What Is a Price Margin?

by W D Adkins; Updated September 26, 2017

For a businessperson considering the introduction of a new product, setting the price is a vital consideration. You will always face choices in determining an appropriate price for a product or service. The idea of the price margin is a pricing strategy that involves the creation of models based on costs and projected sales to set prices that allow for adequate profit.

Identification

A price margin is similar to the idea of markup. Both refer to the amount (usually expressed as a percentage) that is added to the cost of a product to arrive at a selling price. However, the price margin takes this a step further by taking into account not only the cost of the particular product (for a retailer this is the wholesale price) but all other costs that must be covered for a given volume of business, including profit margin.

Function

When you calculate markup it’s relative simple. If a product costs $10 and you set the price at $15, the markup is 50%. When you calculate a price margin, you need to have an estimate of the number of units that will be sold during a stated period (typically a month or year). For that period you determine the amount of all other costs (store rent, utilities, labor, and so on) that must be allocated per unit. After adding in an allowance for profit, the total will be the amount you need to add to the cost of the product to arrive at a selling price. For example, if you’re per unit cost is $10 and you need to allocate $4 per unit to cover all added expenditures at your projected unit volume, plus an additional $1 for profit, you’ll arrive at a price of $15. Your price margin (or markup) is 50%.

Significance

Many new business owners make the mistake of arbitrarily choosing a markup for a product or simply imitating competitors’ prices (or attempt to grab a share of the market by pricing the product below market). The use of a price margin analysis can help you avoid either under pricing your product (and losing money) or overpricing and losing customers. To use price margins effectively you have to start with an accurate estimate of all costs and a realistic estimate of projected volume, which requires at least a minimum of market research.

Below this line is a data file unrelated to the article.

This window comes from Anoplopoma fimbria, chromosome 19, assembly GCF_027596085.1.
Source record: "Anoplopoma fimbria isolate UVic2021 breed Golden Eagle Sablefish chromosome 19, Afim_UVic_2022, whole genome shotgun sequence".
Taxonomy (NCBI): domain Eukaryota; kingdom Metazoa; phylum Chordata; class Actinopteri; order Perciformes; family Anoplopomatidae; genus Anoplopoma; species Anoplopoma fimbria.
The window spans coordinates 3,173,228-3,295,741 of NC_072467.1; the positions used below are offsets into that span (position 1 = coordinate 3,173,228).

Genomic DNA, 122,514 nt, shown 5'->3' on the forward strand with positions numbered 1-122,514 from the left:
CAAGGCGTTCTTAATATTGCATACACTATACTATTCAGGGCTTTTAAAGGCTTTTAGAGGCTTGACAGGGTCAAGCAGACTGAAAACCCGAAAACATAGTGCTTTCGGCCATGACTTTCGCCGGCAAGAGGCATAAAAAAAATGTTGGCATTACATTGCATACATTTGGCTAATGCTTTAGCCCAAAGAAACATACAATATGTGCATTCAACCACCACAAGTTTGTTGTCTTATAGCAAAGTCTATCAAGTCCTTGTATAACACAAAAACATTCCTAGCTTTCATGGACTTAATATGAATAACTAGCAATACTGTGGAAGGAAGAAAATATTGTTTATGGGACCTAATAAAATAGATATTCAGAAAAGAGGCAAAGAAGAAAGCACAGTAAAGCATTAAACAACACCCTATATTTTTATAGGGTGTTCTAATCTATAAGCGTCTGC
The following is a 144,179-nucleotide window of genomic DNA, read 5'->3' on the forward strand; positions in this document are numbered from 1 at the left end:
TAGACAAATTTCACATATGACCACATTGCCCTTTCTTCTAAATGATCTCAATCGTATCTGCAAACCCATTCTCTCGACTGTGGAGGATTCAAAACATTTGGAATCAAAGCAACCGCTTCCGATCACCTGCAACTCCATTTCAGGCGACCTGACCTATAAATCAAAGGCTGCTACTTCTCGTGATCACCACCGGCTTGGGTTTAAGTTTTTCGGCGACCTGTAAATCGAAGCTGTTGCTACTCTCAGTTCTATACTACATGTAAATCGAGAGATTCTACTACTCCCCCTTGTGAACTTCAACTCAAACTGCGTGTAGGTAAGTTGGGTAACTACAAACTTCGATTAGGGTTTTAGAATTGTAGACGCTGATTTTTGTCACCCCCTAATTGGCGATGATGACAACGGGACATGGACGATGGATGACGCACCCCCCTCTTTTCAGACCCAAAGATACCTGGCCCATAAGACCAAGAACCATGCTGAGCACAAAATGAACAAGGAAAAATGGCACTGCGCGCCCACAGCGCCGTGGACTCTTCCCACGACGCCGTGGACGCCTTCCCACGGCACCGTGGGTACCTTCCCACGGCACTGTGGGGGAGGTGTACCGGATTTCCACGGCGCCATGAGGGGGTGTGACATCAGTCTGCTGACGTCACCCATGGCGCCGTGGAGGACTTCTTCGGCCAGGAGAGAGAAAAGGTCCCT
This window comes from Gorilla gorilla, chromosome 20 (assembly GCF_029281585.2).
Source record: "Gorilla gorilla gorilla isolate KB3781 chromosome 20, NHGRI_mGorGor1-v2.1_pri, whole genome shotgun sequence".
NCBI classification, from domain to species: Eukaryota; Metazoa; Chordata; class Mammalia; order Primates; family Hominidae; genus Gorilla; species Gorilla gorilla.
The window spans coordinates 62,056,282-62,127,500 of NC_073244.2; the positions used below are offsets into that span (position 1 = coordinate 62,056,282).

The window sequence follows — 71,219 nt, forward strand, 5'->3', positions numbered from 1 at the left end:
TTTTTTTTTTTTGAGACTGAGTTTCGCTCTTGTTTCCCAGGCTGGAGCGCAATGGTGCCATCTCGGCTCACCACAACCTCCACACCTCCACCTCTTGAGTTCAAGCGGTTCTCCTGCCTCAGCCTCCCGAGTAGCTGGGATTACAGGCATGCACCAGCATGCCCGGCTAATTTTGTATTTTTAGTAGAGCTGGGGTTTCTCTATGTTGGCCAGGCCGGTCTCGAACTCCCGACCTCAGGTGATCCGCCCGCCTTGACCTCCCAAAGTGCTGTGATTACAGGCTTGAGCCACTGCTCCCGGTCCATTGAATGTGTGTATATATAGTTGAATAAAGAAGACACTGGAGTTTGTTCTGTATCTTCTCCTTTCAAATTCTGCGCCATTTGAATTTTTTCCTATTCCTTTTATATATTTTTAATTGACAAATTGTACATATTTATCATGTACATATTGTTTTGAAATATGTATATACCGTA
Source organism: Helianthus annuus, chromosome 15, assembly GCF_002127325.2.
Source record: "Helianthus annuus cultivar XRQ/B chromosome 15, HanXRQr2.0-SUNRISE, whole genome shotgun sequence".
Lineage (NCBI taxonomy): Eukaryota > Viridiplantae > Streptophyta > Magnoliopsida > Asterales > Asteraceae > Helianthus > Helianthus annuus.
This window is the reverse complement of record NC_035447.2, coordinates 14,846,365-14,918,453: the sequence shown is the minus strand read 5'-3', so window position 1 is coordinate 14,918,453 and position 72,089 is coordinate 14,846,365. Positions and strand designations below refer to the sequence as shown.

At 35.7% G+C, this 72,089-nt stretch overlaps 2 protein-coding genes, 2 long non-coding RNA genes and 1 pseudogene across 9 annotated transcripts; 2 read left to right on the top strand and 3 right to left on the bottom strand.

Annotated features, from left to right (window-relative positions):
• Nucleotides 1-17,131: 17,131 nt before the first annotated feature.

Benefits

One of the major benefits of the price margin concept is that it can help you determine in advance if a product even can be profitable. If your analysis shows you can’t generate enough volume at an adequate price to at least break even, you can avoid investing capital in the product. Another benefit of the price margin concept is its flexibility. You can use it to calculate break-even points at various prices, or to estimate the impact on profits of offering coupons and other discounts to draw customers in. Keep in mind that simply having a sale is not enough. The goal of a sale or coupon is to generate enough additional business to offset the price reduction. Knowing how much that added volume needs to be and if it’s a realistic goal is critical to using sales and other pricing strategies effectively.

Considerations

Avoid the trap of trying to sell at the lowest possible price, especially if you are putting a new product on the market ahead of other competitors. This may prove to be a wise move, but it may not. If an item is priced high and marketed properly, the perception by consumers that it is of high quality will often generate more volume than a lower price. Furthermore, it’s very difficult to start with a low price and then raise it without losing your customers. In some industries (the perfume industry, for example) this is a common strategy. Marketers of high-end brands often refuse to place their product in discount stores because the “exclusive” image they’ve established is more valuable than the added volume they might generate. You can always use sales or coupons to generate more traffic and still maintain a high base price if you can effectively market your product on the basis of high quality or service.

About the Author

Based in Atlanta, Georgia, W D Adkins has been writing professionally since 2008. He writes about business, personal finance and careers. Adkins holds master's degrees in history and sociology from Georgia State University. He became a member of the Society of Professional Journalists in 2009.